The following steps need to be followed to run the antelope real-time display software for the PEPP network. It assumes the computer your are using has a connection to the internet and that you have already installed the VNC software on it. (See installing VNC instructions )
Step 1: Request an account.
Access to the real-time display is currently available only to registered users. All PEPP schools are welcome to use this service, but you will need to request an account if you don't already have one. Send an email to firstname.lastname@example.org giving your name, school, and preferred email address. The sysadmin will set up your account and send you a return email giving the account name and account password.
Step 2: Verify login and start the VNC server.
We use the VNC program from ATT to connect to our antelope system because it is machine dependent and has proven to be easy to install on all common platforms. It uses a client server arrangement (for more information on VNC consult the documentation found at VNC documentation ) which means that you will need to set up a "server" on our end (the machine aesn.geology.indiana.edu) and run "client" on your end. Both must be present for all this to work, but the server must be started first. To do this you will need to connect to our machine (aesn.geology.indiana.edu). There are numerous options for this. The most widely available methods are some form of telnet access either through a special application (e.g. at IU a package from Hummingbird Communications Inc. is commonly used by students) or through a web browser. For newcomers we recommend you start with your web browser as it is the simplest approach, but if you are already familiar with another communication package feel free to use it. All you need to do is simply type the following into the "Go to:" entry used for manually typing a web address: telnet://aesn.geology.indiana.edu/. (If you want to try this RIGHT NOW just click this link: Connect NOW to aesn ) You should get a new window that looks like this:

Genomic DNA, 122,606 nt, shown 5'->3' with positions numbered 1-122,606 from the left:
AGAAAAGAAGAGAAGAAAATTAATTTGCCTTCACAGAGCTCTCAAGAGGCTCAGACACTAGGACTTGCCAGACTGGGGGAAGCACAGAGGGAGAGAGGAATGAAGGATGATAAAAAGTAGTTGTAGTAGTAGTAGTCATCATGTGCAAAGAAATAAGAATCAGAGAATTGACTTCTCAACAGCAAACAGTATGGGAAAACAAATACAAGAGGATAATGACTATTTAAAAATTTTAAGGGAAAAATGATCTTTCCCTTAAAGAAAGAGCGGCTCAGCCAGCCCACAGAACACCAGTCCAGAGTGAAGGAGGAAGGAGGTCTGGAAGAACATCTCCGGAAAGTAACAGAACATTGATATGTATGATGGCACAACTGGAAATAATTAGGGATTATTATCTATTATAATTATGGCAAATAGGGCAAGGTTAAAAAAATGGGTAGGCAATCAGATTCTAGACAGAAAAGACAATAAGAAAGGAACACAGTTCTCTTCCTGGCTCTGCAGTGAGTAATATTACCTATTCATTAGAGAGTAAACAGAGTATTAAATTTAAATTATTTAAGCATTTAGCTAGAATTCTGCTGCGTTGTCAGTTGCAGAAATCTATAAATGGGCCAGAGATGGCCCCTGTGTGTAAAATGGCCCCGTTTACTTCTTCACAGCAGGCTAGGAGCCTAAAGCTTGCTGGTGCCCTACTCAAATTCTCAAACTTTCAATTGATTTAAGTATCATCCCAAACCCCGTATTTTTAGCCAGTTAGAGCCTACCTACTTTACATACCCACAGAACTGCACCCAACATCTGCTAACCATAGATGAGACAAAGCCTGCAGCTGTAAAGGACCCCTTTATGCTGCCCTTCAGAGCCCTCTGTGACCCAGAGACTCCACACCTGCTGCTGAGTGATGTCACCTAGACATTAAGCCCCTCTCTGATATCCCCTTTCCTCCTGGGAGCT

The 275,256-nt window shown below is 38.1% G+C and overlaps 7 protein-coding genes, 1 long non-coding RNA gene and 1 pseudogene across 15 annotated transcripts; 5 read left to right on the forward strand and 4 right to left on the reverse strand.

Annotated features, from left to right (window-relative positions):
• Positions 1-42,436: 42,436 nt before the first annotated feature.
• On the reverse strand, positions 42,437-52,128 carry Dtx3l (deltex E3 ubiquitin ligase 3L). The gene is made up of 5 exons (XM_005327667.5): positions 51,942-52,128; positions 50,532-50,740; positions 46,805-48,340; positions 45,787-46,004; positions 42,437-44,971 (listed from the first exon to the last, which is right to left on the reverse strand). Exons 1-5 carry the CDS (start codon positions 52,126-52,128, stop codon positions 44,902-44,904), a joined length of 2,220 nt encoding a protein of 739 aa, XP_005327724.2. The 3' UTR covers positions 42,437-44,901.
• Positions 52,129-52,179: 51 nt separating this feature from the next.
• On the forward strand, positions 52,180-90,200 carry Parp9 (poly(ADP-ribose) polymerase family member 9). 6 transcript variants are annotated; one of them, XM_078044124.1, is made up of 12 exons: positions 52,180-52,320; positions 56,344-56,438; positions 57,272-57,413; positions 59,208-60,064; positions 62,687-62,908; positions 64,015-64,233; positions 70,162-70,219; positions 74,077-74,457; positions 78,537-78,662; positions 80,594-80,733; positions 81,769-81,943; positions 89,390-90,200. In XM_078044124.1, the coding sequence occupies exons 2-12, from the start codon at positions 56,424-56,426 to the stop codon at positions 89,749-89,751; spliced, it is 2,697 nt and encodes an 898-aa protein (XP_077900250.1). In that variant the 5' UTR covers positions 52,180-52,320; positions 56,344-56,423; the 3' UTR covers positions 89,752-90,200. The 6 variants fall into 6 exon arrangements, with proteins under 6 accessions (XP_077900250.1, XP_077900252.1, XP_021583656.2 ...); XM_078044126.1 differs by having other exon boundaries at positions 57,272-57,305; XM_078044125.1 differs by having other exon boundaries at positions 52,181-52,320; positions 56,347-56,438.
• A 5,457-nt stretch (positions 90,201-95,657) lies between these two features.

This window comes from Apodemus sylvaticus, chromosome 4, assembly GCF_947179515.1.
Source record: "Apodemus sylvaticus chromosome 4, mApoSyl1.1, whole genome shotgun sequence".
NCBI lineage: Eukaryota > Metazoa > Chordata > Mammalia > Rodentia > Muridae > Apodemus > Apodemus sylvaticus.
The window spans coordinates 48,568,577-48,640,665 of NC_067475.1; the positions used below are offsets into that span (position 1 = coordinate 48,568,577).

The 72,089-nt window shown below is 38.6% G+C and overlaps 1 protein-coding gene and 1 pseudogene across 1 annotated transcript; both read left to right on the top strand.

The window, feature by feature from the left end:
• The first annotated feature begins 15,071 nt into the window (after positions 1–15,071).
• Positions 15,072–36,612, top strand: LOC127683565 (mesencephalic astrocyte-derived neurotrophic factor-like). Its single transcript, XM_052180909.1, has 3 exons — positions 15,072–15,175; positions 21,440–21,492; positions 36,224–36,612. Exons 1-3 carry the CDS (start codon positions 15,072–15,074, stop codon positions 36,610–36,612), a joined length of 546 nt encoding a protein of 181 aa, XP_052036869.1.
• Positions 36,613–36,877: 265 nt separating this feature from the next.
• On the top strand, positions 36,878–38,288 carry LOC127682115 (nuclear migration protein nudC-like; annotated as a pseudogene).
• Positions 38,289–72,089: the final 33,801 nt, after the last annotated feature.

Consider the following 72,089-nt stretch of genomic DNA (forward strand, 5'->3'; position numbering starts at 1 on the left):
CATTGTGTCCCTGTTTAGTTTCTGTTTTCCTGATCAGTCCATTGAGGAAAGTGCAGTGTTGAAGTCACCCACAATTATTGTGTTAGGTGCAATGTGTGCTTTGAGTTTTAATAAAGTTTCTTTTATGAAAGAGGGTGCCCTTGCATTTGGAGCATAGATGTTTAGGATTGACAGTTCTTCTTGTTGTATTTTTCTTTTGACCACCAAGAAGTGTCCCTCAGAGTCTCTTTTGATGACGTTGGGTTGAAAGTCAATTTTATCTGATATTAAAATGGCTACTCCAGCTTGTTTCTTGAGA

Once you have logged into aesn and gotten a command prompt from telnet you need to start the vncserver. To do this just type:
The first time you type this you will be asked to enter a password. For security reasons we recommend strongly this be DIFFERENT from the login password you just used. You should probably write the password you chose down somewhere as these things are easy to forget.
An odd feature of the vncserver setup is that it does not actually start the vncserver on this first entry where you enter the password. Consequently, you will need to type this command again. However, we suggest that after you set the password on the first run that subsequent vncserver runs be started as follows:
vncserver -alwaysshared -dontdisconnect
The -alwaysshared and -dontdisconnect allow multiple people to simultaneously access the same display. In this way, for example, you could have an entire classroom of computers access the display simultaneously. They would, however, be fighting each other for changes in the display.
This time you should get output something like this:
aesn.geology.indiana.edu% vncserver -alwaysshared -dontdisconnect
New 'X' desktop is aesn.geology.indiana.edu:3
Starting applications specified in /export/d0/home/pavlis/.vnc/xstartup
Log file is /export/d0/home/pavlis/.vnc/aesn.geology.indiana.edu:3.log
It is IMPORTANT to note the display name that vncserver tells you here because you will need this in a moment. For the example above it is: aesn.geology.indiana.edu:3. Normally it also a good idea to look at the output of the log file to make sure the server started correctly. Here is what I did to check this for the above example:
aesn.geology.indiana.edu% cat .vnc/aesn.geology.indiana.edu:1.log
24/02/00Xvnc version 3.3.3